Because plaintiff has attempted to state claims relating to the mortgage of her home, the undersigned finds that her claims pertain to real property and could conceivably have formed the basis of a lis pendens. See Marks v. Ocwen Loan Servicing, No. C 07-02133 SI, 2007 WL 2409523 at *5 (N.D. Cal. Aug. 21, 2007). Plaintiff must nonetheless establish by a preponderance of the evidence the probable validity of her real property claims. She has made no effort to do so, and the undersigned has concluded that plaintiff's complaint does not establish the probable validity of any of her claims. The undersigned will therefore recommend that the assigned district judge grant defendants' motions to dismiss as well as the Aurora defendants' motion to expunge the notice of lis pendens. See Ziello v. Superior Court, 36 Cal. App. 4th 321, 331-32 (1995) ("[T]he court shall order that a notice of lis pendens 'be expunged if the court finds that the claimant has not established by a preponderance of the evidence the probable validity of the real property claim.'") Particularly in light of plaintiff's pro se status, however, the undersigned declines to recommend that the court entertain a further motion by defendants Aurora Loan Services, LLC and Aurora Bank, formerly known as Lehman Brothers Bank, FSB, for their attorney fees.

The undersigned has carefully considered whether plaintiff may amend her complaint to state any claim upon which relief can be granted. "Valid reasons for denying leave to amend include undue delay, bad faith, prejudice, and futility." California Architectural Bldg. Prod. v. Franciscan Ceramics, 818 F.2d 1466, 1472 (9th Cir. 1988). See also Klamath-Lake Pharm. Ass'n v. Klamath Med. Serv. Bureau, 701 F.2d 1276, 1293 (9th Cir. 1983) (holding that, while leave to amend shall be freely given, the court does not have to allow futile amendments). Leave to amend would clearly be futile in this instance given the numerous deficiencies of plaintiff's complaint discussed above. The undersigned will therefore recommend that plaintiff's complaint be dismissed in its entirety with prejudice.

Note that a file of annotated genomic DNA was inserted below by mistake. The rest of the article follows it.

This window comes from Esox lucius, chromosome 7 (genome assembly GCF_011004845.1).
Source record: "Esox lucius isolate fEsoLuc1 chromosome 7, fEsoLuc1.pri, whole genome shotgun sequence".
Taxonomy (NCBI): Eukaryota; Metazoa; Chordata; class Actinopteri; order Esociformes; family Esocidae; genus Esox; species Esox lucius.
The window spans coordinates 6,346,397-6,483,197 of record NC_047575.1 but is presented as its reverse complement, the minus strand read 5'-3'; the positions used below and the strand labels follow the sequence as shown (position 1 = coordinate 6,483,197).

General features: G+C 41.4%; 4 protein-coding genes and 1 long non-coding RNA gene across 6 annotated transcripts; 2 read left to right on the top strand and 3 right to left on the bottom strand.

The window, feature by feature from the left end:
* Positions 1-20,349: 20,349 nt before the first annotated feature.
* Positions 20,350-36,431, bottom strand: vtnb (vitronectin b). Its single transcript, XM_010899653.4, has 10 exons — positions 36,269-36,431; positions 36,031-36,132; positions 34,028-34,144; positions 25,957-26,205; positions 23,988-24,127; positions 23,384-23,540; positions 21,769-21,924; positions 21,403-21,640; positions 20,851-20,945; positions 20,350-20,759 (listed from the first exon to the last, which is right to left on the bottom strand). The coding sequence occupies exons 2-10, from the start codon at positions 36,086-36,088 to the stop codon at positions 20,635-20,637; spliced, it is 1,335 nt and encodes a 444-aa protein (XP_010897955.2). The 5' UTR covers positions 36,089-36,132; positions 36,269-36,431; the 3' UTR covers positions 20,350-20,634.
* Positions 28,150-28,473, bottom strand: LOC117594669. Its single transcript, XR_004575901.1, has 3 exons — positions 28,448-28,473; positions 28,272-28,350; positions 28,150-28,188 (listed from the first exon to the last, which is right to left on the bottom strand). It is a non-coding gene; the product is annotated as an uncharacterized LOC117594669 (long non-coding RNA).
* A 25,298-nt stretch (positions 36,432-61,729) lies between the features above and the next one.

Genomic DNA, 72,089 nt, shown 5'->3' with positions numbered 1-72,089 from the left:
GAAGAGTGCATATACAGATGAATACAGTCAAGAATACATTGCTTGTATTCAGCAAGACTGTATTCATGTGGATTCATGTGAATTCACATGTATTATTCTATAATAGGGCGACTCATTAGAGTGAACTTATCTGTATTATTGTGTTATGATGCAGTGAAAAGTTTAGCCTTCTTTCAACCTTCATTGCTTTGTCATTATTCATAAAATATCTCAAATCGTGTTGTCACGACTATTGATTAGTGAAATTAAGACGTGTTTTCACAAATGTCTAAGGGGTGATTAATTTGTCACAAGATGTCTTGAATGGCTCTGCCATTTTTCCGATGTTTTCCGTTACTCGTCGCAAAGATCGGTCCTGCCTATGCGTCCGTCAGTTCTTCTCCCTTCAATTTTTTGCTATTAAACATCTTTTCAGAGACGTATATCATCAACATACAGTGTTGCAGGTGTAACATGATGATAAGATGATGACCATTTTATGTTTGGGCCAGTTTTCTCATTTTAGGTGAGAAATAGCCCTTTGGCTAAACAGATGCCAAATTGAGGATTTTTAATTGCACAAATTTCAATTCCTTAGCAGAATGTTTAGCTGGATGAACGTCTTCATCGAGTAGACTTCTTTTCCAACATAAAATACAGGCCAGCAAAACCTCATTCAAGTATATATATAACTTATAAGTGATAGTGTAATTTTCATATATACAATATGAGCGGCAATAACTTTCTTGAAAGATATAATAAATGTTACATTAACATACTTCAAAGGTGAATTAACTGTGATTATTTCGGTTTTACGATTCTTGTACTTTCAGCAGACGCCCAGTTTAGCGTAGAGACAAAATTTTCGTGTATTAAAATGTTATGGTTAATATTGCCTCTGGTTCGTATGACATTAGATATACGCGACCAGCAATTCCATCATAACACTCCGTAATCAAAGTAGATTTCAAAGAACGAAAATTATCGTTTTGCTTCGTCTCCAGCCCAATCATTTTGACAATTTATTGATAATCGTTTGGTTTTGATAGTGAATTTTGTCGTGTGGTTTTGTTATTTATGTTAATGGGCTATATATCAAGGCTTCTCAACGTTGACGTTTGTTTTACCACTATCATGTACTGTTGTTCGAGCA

CONCLUSION

For the reasons set forth above,

IT IS HEREBY ORDERED that defendants' requests for judicial notice (Docs. No. 10 Part 2, 14, 22, and 38) are granted; and

IT IS RECOMMENDED that:

1. The motions to dismiss and to expunge lis pendens (Doc. No. 10) filed on April 13, 2009, by defendants Aurora Loan Services LLC (formerly known as Aurora Loan Services, Inc.) and Lehman Brothers Bank, FSB be granted;

2. Defendant Bank of America, N.A.'s April 20, 2009 amended motion to dismiss (Doc. No. 20) be granted;

3. Defendant JPMorgan Chase Bank, N.A.'s May 5, 2009 motion to dismiss (Doc. No. 21) be granted;

4. Defendant Mortgage Electronic Registration System, Inc.'s June 5, 2009 motion to dismiss (Doc. No. 36) be granted;

5. The court enter an order expunging the lis pendens notice recorded against the subject property; and

6. This action be dismissed with prejudice.

These findings and recommendations will be submitted to the United States District Judge assigned to this case, pursuant to the provisions of 28 U.S.C. § 636(b)(l). Within seven days after being served with these findings and recommendations, any party may file and serve written objections with the court. A document containing objections should be titled "Objections to Magistrate Judge's Findings and Recommendations." Any reply to objections shall be filed and served within seven days after the objections are served. The parties are advised that failure to file objections within the specified time may, under certain circumstances, waive the right to appeal the District Court's order. See Martinez v. Ylst, 951 F.2d 1153 (9th Cir. 1991).